Just finished watching The Dream Is Now documentary.
I’m thankful for the undocumented youth who allowed the cameras into their private lives and let out a piece of their souls by sharing stories and tears.
pieces of the documentary made me cry. not because of the dream is now staff narrator’s voice but because of the stories. the real human stories. From Joaquin’s suicide to Erika’s raid to Ola’s deportation. i don’t know what to do if i was in any of those situations and i’m glad these things are being talked about. because depression raids and deportations are all too real and are still happening. These are real things. real circumstances that affect us and our families.
however, i felt like the documentary makers had their own agenda and just recruited the dreamers they needed to tell these stories. it was heavily narrated and very democratic party lovers/patriotic. i also wondered if any undocumented people were part of the process of making this documentary. not only the being filmed part, but actually directing it or providing feedback for it.
i don’t agree with the military. this country’s wars and military have displaced so many people and is one of the main reasons people migrate. not to mention killing other human beings. the film focuses a bit on the story of a young man who wishes to join the marines. and while i respect his decision. i do not agree with it.
there is no intersections. undocumented young mothers? LGBTQ undocumented? API undocumented? black/african undocumented? nope.
the documentary also has a message of “perfection”. that we are all great students with good grades and no criminal records. the fact is that a very small amount of undocumented youth actually make it to college and graduate.
the reality is, most of us cannot afford it, don’t make it, don’t want to attend, have other priorities, or we do make it and our grades aren’t top notch.
c'mon. i have so much on my plate that it’s hard to focus on just school/grades. and i don’t mean just other responsibilities but it’s also an internal dilemma. what will this degree be worth? will it just become a paperweight? a decoration on the wall?
the documentary made it seem like our biggest priority is to get papers and go to school/military. the perfect dream act message.
but we also deal with identity issues, depression, deportation (which continue to happen before and after deferred action and are happening right now), isolation, hate crimes, wage theft, exploitation and so so much more.
another thing i didn’t agree with was this idea that we work hard to be accepted. model minority much? i used to believe in that while i was in high school. that i had to strive to be better. than i realized papers and diplomas don’t define my worth.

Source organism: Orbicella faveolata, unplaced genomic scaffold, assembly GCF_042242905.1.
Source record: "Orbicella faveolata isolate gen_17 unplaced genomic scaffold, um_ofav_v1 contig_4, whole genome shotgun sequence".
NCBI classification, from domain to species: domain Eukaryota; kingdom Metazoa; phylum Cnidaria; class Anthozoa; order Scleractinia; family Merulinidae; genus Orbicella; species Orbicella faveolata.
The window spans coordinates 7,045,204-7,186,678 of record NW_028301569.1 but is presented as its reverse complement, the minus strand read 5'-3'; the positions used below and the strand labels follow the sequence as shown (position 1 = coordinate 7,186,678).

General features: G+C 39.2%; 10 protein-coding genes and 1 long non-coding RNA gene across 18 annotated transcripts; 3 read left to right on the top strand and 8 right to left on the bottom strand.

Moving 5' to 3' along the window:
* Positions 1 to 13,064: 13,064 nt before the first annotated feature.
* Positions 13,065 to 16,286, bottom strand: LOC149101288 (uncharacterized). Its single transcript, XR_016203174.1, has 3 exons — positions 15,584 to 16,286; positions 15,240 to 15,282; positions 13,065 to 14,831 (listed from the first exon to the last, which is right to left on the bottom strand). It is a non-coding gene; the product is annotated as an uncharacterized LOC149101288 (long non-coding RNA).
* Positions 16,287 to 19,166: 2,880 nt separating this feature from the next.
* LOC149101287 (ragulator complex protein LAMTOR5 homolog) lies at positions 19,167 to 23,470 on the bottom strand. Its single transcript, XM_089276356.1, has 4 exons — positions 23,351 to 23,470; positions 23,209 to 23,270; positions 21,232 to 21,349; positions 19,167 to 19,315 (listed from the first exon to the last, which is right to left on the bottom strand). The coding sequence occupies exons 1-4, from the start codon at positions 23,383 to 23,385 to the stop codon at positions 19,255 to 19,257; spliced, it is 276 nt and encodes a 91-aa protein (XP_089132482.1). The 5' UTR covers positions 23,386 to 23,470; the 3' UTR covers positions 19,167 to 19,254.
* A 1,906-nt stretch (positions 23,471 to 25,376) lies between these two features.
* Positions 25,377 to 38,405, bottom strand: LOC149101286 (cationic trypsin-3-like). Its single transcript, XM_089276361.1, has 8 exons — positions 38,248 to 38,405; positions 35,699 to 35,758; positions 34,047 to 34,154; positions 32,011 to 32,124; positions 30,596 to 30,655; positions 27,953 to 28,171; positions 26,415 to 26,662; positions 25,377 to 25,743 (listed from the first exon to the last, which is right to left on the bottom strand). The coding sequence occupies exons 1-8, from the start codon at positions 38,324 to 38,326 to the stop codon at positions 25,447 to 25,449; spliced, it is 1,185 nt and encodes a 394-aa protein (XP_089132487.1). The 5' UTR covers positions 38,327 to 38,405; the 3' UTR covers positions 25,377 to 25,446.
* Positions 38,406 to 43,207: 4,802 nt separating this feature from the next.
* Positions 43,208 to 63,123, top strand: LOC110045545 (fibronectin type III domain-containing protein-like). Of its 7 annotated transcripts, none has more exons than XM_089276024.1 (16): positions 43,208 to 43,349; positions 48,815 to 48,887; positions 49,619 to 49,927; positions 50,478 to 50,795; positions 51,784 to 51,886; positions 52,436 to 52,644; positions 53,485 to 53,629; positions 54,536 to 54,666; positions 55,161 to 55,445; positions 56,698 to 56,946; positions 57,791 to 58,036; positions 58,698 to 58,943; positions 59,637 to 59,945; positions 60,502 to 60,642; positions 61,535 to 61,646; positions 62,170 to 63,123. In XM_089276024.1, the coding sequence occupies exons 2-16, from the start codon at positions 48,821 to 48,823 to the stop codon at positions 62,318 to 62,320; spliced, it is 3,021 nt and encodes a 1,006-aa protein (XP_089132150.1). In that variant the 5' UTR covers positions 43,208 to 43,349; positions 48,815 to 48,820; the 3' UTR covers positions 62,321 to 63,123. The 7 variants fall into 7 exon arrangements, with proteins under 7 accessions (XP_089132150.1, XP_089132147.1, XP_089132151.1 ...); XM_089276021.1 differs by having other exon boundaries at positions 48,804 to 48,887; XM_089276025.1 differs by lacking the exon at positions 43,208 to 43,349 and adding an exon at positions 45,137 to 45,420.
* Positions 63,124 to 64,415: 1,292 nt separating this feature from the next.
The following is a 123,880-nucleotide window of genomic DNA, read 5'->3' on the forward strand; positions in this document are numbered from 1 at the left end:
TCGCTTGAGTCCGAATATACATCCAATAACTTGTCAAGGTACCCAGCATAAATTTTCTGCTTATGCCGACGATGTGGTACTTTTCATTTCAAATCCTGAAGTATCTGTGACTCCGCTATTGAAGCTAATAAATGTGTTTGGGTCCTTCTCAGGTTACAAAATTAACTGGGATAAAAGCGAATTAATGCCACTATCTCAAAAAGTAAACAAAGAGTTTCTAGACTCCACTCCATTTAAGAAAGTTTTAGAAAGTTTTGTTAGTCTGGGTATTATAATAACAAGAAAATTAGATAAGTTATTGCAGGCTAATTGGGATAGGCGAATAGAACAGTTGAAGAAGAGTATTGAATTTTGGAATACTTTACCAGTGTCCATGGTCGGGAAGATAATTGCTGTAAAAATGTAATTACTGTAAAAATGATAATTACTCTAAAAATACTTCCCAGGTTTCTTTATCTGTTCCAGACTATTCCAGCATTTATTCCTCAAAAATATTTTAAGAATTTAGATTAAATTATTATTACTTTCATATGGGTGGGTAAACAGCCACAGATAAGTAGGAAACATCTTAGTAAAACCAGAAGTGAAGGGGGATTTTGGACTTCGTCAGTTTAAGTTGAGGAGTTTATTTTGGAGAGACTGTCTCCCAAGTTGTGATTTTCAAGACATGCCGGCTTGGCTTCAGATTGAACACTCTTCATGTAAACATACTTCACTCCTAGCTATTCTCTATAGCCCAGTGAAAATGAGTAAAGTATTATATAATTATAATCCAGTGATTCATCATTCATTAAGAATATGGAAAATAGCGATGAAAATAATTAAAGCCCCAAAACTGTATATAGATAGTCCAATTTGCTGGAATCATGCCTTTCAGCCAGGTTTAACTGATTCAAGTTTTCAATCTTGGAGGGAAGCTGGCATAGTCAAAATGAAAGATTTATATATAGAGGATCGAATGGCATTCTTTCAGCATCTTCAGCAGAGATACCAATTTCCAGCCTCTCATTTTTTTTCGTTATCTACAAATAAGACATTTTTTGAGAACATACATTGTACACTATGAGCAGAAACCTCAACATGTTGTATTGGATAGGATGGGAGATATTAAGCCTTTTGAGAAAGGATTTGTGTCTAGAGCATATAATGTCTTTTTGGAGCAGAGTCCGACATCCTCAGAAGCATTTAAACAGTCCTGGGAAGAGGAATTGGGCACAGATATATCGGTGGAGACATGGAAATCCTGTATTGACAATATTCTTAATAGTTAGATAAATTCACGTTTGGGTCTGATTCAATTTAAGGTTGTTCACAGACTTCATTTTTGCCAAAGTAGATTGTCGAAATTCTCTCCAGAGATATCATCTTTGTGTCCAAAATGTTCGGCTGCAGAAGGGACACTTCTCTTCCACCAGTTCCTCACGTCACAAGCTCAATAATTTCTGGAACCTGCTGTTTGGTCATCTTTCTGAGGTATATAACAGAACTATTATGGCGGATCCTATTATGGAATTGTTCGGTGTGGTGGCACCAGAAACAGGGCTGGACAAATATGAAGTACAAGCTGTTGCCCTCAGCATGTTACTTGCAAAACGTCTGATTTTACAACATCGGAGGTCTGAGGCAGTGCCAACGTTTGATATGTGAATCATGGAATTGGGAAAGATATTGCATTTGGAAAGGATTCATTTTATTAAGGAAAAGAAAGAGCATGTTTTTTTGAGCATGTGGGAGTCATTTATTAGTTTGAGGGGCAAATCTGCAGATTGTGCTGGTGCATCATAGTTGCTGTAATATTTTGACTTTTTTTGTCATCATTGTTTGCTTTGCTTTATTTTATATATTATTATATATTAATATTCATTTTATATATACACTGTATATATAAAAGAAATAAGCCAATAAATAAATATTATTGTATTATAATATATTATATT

no matter how many marches, rallies and interviews you do with your american flag, you’re still at risk of being deported. not all of us consider ourselves american. it’s hard to when we are not wanted here. and that is OKAY. that love it or leave it message has got to gooo.
is wanting to come here and work or provide or runaway from something not reason enough to be left alone to live in peace?
the documentary hints at organizing efforts to stop deportations, to push for the dream act and to push for deferred action. but it doesn’t linger on that too much. which made me feel bleehhhH.
this organizing is at the center of our lives. it is what pushes us everyday. it is where we have met amazing people who have become family. it is where we have found community and strength. for those who are involved or for those who check online updates. that’s what we do everyday.and it goes farther than just social media.
also, it mentions the dream act failing in 2010 but it doesn’t highlight the fact that 5 democrats didn’t vote in favor of the dream act and left Obama in a good light while his administration has deported the most people ever. why are we scared to call democrats out on their bullcrap? there was no critical analysis about immigration reform or the dream act.
the documentary closes with a very…..lets save them….statement about how we (the american people) need to help them write the ending for their lives by signing this petition.
let’s remember this….I don’t need anyone’s pity or sympathy. don’t feel sorry for me for being undocumented. don’t try to help me because you feel guilty of your privileges. we’ve been organizing and resisting and coming out way before documentaries, interviews and the dream act happened.
the fact is, undocumented people have been around for years way before. and we’ve resisted.
check out the organizing efforts happening near you and get involved but don’t think speaking for someone else is okay. don’t think you’re there to be anyone’s savior. don’t think it is up to you to make my life happen for me. we’ve found ways to hustle to pay bills and to go to school if that’s where we wish to be. respect that.
this doc left me feeling sad and frustrated. but that happens with any undocumented story or video i watch. it just makes me sad that we are STILL fighting for this.
for me, it is not fighting to be accepted, at this point, it’s fighting to not be deported. hide yo kids hide yo wife!
what are YOUR thoughts on the documentary?
the undocumented documentaries don’t just stop here. i’m currently helping with one. check it out here